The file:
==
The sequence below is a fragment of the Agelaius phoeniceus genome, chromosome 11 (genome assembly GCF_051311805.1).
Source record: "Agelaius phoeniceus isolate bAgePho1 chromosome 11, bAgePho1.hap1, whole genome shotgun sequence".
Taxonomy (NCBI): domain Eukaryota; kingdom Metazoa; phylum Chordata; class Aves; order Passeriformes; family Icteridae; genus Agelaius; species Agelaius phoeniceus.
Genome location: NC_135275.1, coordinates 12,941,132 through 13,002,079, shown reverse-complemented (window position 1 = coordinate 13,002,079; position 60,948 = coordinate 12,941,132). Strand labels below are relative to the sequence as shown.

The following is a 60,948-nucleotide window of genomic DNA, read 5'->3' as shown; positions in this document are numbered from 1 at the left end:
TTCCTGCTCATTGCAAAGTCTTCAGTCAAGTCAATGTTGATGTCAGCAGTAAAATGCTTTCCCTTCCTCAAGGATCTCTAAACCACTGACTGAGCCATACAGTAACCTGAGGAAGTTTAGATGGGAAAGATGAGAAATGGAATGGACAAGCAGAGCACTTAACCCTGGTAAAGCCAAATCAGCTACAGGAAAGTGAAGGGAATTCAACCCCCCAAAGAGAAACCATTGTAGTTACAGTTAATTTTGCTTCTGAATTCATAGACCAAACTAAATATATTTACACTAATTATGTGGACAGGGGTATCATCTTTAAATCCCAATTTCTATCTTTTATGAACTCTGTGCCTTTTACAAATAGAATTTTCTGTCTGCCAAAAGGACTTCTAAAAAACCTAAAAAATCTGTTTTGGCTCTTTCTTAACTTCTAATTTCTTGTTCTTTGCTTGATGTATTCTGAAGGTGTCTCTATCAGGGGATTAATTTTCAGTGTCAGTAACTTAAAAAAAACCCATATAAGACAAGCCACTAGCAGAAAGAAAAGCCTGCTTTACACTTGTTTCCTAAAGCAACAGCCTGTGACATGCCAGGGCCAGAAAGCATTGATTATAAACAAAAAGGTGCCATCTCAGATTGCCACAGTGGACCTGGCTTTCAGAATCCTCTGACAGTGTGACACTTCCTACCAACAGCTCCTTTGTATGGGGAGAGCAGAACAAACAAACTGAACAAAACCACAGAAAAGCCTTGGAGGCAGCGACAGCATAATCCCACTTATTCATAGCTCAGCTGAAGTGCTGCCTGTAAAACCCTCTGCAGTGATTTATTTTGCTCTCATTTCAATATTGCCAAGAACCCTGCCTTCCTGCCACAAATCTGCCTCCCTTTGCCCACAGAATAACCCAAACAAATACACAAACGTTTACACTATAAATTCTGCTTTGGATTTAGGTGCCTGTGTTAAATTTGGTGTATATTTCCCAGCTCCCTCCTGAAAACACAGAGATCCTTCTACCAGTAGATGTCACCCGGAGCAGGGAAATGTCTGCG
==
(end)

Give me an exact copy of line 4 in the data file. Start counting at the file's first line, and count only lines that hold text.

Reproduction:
Genome location: NC_135275.1, coordinates 12,941,132 through 13,002,079, shown reverse-complemented (window position 1 = coordinate 13,002,079; position 60,948 = coordinate 12,941,132). Strand labels below are relative to the sequence as shown.